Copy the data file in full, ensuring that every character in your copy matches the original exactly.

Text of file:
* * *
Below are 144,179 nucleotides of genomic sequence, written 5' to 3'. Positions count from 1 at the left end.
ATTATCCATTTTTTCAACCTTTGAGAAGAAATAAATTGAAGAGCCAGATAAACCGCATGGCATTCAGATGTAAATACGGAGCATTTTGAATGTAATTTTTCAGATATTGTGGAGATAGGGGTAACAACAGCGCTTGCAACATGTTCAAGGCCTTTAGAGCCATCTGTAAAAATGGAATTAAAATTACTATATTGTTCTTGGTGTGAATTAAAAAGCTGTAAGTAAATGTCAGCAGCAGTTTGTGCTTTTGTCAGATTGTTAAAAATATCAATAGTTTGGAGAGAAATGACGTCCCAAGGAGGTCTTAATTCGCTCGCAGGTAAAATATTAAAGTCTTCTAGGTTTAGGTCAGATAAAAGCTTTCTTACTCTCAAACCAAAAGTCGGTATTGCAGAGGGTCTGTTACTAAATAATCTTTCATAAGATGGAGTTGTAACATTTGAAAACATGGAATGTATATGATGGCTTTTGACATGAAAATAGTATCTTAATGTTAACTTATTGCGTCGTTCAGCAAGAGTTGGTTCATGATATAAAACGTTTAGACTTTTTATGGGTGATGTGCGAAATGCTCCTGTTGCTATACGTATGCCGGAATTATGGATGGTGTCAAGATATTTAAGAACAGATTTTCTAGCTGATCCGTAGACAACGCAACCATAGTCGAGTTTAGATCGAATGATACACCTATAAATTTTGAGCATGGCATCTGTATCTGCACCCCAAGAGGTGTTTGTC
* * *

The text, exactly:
Below are 144,179 nucleotides of genomic sequence, written 5' to 3'. Positions count from 1 at the left end.
ATTATCCATTTTTTCAACCTTTGAGAAGAAATAAATTGAAGAGCCAGATAAACCGCATGGCATTCAGATGTAAATACGGAGCATTTTGAATGTAATTTTTCAGATATTGTGGAGATAGGGGTAACAACAGCGCTTGCAACATGTTCAAGGCCTTTAGAGCCATCTGTAAAAATGGAATTAAAATTACTATATTGTTCTTGGTGTGAATTAAAAAGCTGTAAGTAAATGTCAGCAGCAGTTTGTGCTTTTGTCAGATTGTTAAAAATATCAATAGTTTGGAGAGAAATGACGTCCCAAGGAGGTCTTAATTCGCTCGCAGGTAAAATATTAAAGTCTTCTAGGTTTAGGTCAGATAAAAGCTTTCTTACTCTCAAACCAAAAGTCGGTATTGCAGAGGGTCTGTTACTAAATAATCTTTCATAAGATGGAGTTGTAACATTTGAAAACATGGAATGTATATGATGGCTTTTGACATGAAAATAGTATCTTAATGTTAACTTATTGCGTCGTTCAGCAAGAGTTGGTTCATGATATAAAACGTTTAGACTTTTTATGGGTGATGTGCGAAATGCTCCTGTTGCTATACGTATGCCGGAATTATGGATGGTGTCAAGATATTTAAGAACAGATTTTCTAGCTGATCCGTAGACAACGCAACCATAGTCGAGTTTAGATCGAATGATACACCTATAAATTTTGAGCATGGCATCTGTATCTGCACCCCAAGAGGTGTTTGTC